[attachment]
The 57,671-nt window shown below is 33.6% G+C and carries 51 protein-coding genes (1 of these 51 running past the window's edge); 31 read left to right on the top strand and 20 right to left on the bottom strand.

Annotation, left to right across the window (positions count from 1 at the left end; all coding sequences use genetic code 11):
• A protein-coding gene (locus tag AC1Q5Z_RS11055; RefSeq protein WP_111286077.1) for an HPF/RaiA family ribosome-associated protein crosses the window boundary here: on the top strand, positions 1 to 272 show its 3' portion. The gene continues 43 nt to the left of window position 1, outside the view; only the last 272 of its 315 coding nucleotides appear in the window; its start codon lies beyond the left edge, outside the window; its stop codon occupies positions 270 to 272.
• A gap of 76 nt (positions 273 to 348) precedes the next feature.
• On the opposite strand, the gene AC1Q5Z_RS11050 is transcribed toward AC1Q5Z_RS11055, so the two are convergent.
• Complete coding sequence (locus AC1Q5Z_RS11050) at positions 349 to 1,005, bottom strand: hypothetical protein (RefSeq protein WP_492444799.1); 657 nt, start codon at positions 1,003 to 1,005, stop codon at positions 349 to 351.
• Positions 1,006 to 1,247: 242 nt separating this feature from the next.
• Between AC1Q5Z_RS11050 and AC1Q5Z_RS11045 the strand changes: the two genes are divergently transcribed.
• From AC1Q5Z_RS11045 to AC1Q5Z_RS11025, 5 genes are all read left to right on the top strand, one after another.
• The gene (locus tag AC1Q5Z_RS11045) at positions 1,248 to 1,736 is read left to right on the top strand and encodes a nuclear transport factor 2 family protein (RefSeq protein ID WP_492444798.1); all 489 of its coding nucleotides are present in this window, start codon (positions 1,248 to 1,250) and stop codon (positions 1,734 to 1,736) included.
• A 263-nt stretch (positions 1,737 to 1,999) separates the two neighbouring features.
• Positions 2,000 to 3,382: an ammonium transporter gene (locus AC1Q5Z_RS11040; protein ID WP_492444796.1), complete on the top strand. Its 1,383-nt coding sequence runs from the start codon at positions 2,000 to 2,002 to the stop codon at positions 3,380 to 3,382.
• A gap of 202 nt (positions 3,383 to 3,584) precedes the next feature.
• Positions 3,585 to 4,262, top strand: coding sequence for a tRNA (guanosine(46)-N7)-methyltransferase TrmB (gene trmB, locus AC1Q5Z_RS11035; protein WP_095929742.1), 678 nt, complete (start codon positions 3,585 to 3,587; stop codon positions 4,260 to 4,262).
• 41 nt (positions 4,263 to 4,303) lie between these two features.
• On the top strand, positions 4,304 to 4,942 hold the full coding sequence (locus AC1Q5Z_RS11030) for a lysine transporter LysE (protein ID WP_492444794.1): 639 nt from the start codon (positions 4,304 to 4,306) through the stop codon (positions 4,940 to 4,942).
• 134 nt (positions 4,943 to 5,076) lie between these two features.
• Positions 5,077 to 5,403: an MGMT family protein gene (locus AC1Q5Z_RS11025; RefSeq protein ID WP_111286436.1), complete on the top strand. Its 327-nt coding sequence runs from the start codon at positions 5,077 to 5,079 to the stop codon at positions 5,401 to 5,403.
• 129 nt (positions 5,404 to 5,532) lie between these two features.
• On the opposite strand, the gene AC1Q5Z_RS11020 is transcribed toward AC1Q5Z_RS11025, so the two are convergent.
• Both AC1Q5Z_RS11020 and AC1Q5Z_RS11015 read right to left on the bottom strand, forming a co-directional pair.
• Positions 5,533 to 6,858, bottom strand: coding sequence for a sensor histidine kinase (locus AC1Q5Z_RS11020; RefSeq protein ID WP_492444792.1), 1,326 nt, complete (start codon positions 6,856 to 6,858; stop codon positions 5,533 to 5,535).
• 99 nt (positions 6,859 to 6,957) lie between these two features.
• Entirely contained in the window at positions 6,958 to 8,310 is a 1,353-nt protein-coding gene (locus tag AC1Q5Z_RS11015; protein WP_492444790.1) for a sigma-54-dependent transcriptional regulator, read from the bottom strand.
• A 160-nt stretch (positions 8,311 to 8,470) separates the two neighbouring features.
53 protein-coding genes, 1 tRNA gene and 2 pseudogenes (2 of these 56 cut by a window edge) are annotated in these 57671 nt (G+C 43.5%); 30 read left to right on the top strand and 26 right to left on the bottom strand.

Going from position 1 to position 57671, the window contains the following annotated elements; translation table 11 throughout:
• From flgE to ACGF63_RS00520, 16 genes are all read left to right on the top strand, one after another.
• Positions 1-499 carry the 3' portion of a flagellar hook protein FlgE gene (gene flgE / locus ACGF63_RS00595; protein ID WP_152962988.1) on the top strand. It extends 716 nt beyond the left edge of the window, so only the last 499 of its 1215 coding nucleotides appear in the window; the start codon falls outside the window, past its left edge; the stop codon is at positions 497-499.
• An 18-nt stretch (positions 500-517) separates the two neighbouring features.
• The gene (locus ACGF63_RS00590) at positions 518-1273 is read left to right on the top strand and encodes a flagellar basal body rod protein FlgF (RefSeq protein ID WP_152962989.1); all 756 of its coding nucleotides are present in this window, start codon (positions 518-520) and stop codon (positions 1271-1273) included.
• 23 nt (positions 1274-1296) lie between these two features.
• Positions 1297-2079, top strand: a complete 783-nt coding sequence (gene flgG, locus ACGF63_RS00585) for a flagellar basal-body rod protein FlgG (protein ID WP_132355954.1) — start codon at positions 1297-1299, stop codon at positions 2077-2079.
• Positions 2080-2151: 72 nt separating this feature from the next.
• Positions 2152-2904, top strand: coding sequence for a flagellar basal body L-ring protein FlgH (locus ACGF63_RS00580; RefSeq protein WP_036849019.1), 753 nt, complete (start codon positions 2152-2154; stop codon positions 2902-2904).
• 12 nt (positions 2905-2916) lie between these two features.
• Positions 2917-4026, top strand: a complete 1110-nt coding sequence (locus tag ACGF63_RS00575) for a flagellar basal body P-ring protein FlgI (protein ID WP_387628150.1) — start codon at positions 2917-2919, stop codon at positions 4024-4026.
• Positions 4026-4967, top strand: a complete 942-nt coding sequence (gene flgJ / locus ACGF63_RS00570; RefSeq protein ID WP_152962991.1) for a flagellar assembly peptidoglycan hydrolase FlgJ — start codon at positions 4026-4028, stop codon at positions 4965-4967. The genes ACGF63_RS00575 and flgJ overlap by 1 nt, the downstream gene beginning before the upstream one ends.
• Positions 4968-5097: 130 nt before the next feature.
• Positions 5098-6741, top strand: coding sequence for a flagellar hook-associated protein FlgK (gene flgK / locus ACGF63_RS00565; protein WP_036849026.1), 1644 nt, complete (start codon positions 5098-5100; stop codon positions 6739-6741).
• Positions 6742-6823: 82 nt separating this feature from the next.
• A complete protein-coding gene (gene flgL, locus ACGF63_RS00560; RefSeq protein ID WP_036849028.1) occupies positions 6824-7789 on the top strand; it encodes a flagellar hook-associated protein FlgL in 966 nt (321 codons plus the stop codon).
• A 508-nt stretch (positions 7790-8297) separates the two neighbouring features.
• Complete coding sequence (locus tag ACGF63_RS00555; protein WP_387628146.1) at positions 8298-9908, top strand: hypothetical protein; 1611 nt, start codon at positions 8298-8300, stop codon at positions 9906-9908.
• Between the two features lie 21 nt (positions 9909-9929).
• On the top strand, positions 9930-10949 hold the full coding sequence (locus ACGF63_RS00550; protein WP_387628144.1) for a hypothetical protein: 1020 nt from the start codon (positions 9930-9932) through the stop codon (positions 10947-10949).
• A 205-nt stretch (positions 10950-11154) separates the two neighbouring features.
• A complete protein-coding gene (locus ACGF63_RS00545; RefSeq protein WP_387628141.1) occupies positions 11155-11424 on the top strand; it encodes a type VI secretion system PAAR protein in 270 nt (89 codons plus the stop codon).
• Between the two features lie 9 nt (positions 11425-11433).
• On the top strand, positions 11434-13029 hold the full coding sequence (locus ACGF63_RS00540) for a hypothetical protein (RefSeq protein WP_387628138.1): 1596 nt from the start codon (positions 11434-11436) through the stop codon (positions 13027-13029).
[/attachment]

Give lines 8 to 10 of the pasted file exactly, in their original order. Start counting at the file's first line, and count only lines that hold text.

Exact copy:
• Between AC1Q5Z_RS11050 and AC1Q5Z_RS11045 the strand changes: the two genes are divergently transcribed.
• From AC1Q5Z_RS11045 to AC1Q5Z_RS11025, 5 genes are all read left to right on the top strand, one after another.
• The gene (locus tag AC1Q5Z_RS11045) at positions 1,248 to 1,736 is read left to right on the top strand and encodes a nuclear transport factor 2 family protein (RefSeq protein ID WP_492444798.1); all 489 of its coding nucleotides are present in this window, start codon (positions 1,248 to 1,250) and stop codon (positions 1,734 to 1,736) included.